Anyway, the writer has a really strange view of how C-14 (a radioactive carbon isotope) is produced and just how much of it there is in the atmosphere. I mean, ‘vast quantities’ makes it sound like there’s heaps! But the proportion of radioactive to non-radioactive carbon in the Earth’s atmosphere & oceans is about 1 in 1 trillion, so it’s not exactly enough to ‘pervade our atmosphere’, as the original writer would have it.

C-14 is produced in the upper atmosphere as a result of the bombardment of gases by cosmic rays: periodically a high-energy particle hits a nitrogen atom and generates an atom of C-14. This in turn reacts with oxygen to form CO2, which plants use (just as they do ‘normal’ CO2) to produce sugars. Thus the C-14 radionuclide enters the food chain. As long as organisms are alive they’ll continue to take in C-14 along with ‘normal’ C-13 & C-12, so the ratio of the different forms of carbon in their bodies remains constant. But once the organism dies, this replenishment stops and the levels of C-14 in its remains begin to drop: the amount of C-14 in dead organic matter is halved every 5730 years as the atoms decay into nitrogen. (This allows scientists to use carbon isotope ratios to date organic material back to about 50,000 years ago.)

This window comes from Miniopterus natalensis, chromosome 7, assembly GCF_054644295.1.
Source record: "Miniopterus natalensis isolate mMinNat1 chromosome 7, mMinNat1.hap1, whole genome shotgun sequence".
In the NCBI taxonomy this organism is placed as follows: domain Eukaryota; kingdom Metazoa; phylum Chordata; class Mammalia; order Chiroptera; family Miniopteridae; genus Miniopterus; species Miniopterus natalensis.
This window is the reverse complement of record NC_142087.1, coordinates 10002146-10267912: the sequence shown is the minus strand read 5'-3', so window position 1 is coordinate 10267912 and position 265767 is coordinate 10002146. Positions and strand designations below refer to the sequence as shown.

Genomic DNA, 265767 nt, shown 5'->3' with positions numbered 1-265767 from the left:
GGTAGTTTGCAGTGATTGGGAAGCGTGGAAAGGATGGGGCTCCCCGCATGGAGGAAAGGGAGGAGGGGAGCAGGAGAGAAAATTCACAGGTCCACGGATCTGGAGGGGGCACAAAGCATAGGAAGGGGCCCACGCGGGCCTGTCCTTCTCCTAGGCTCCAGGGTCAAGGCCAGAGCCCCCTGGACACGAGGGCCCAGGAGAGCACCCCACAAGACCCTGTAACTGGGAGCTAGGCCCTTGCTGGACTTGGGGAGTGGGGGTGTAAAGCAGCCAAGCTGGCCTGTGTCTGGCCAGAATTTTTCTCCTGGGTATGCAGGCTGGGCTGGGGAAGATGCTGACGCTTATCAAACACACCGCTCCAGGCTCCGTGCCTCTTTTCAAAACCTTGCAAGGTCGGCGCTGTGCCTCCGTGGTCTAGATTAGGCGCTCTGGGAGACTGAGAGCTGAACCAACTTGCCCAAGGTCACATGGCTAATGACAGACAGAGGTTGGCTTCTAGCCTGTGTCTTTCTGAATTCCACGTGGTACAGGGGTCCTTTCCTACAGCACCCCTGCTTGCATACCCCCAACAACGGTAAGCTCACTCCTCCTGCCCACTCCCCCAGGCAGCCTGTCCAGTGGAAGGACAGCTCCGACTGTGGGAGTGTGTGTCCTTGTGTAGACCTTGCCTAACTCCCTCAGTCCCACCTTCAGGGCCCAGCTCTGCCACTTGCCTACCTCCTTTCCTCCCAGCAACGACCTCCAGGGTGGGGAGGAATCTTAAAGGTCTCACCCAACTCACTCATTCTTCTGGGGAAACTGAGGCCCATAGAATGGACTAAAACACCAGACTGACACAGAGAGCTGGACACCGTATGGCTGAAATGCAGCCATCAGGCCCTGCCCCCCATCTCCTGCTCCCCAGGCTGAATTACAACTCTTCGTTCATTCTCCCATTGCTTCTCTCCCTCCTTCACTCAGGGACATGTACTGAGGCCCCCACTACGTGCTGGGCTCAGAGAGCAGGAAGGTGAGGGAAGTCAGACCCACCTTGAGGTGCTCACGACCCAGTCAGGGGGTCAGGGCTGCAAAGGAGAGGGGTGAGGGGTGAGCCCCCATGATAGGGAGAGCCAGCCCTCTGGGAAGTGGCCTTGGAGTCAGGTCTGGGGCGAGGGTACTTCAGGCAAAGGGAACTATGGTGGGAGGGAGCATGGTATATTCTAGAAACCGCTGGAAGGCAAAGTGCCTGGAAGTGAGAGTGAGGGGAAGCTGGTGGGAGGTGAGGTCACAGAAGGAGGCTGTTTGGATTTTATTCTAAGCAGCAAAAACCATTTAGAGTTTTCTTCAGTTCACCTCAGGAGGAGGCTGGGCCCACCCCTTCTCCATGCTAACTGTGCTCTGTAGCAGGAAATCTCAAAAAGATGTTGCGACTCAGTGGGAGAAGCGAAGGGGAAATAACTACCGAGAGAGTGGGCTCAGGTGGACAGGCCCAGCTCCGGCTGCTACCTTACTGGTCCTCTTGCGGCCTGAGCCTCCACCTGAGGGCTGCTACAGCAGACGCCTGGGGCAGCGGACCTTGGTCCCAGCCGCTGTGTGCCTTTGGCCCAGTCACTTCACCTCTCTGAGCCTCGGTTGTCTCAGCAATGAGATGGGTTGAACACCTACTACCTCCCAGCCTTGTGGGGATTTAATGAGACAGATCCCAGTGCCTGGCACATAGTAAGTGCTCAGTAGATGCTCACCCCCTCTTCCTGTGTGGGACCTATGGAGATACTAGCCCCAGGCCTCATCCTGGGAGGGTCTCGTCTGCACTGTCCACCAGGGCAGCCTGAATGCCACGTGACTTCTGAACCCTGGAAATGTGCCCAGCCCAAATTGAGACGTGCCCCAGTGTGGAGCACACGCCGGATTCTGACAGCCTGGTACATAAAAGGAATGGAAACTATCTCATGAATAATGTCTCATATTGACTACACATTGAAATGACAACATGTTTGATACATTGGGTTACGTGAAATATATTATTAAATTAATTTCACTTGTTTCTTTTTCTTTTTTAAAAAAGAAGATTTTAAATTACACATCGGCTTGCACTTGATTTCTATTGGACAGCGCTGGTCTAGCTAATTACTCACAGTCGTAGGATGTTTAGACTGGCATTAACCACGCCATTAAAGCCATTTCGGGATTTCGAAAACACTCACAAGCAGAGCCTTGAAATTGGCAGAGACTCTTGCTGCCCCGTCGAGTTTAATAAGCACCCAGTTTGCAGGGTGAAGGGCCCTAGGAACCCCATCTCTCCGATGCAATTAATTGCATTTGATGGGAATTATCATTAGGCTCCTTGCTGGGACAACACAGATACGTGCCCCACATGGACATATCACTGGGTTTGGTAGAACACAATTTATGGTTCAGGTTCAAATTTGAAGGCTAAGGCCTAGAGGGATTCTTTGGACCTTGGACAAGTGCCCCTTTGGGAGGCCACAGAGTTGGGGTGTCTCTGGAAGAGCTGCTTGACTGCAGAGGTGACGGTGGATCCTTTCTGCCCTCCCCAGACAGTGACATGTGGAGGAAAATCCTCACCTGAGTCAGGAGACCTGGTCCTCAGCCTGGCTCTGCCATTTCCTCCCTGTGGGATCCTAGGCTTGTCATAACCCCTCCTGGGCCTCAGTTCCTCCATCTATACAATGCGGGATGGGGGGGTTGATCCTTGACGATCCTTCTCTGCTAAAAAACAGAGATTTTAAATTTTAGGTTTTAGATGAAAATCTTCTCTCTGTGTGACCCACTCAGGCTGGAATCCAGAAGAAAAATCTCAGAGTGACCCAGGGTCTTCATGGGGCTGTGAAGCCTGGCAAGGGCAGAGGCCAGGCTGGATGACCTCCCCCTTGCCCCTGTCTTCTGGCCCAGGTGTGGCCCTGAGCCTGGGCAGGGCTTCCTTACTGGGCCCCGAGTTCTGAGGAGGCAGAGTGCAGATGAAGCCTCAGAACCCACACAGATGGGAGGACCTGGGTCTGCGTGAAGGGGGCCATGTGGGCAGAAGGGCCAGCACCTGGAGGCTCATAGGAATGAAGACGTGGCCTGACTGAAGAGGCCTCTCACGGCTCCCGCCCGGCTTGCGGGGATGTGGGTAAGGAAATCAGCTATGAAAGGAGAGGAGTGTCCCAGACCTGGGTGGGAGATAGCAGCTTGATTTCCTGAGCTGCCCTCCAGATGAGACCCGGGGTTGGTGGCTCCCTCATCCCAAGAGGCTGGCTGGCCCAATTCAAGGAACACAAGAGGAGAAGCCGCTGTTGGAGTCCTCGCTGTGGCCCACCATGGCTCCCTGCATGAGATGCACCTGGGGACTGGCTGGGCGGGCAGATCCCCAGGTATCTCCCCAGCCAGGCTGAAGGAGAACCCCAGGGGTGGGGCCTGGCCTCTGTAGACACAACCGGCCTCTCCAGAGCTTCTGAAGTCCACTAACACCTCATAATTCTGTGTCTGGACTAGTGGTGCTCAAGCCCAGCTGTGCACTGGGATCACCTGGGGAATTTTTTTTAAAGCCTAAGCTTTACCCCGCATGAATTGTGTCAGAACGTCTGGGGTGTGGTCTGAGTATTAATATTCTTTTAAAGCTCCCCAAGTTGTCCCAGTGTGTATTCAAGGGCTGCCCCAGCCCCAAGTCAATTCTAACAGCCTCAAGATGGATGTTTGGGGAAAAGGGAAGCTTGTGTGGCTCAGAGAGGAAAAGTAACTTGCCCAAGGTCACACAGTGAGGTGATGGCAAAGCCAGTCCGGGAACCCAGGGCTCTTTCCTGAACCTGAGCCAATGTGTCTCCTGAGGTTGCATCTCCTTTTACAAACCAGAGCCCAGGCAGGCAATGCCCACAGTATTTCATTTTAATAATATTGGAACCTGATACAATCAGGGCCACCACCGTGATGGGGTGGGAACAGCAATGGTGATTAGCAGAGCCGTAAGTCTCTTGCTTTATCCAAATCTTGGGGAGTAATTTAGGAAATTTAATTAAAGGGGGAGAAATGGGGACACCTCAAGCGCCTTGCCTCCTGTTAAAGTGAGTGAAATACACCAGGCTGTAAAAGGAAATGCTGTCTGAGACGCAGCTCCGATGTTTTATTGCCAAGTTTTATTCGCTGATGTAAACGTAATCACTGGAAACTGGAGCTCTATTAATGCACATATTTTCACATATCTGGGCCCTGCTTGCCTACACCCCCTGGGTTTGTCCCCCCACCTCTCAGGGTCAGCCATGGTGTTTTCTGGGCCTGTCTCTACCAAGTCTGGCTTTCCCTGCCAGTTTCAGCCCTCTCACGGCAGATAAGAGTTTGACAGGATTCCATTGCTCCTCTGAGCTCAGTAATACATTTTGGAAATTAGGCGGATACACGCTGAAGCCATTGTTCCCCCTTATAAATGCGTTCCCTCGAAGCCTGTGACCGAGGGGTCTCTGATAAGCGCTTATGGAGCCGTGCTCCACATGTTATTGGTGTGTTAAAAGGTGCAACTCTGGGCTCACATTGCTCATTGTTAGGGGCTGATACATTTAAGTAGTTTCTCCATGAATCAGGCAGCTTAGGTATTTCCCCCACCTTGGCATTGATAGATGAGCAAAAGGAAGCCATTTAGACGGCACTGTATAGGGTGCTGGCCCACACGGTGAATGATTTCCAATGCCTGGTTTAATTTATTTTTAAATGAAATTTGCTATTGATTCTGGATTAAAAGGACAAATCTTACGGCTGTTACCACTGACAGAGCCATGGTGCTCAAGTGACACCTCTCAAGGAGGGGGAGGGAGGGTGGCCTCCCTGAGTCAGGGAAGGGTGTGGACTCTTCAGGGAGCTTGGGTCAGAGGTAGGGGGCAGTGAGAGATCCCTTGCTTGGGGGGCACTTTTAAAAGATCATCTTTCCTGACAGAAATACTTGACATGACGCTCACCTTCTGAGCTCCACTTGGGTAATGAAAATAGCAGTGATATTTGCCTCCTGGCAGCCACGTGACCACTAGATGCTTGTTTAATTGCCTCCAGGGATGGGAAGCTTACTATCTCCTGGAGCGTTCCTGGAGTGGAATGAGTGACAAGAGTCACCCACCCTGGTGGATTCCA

However, our author isn’t having a bar of this, insisting that such cosmogenic production of C-14 was just about non-existent prior to the Noachian Flood. (Goodness knows where he gets that from; in my younger days I did read the Bible & I don’t recall anything there on nuclear physics.) Instead, he claims, magnitude-10 to -12 earthquakes deformed and shattered quartz crystals in the Earth’s crust, somehow turning the crust into a ‘fast-breeding nuclear reactor’ which produced all currently-known radionuclides. Including, of course, C-14. (Magnitude-10 to 12 on what scale? Richter? Mercalli?)

Which would be fine & dandy, I guess, except that while deformed quartz does release electricity, there’s no reason why this in turn would turn the earth into a gigantic nuclear reactor. And if it did – the resultant heat would have caused the crust to become molten. The supposed floodwaters would have boiled off & one rather suspects the Ark (& all aboard) would have been incinerated. If, by some chance, it avoided this fate & some waters remained, it would have taken a darn sight longer than the year cited in Genesis for the crust to have solidified, let alone cooled sufficiently for an olive tree to grow…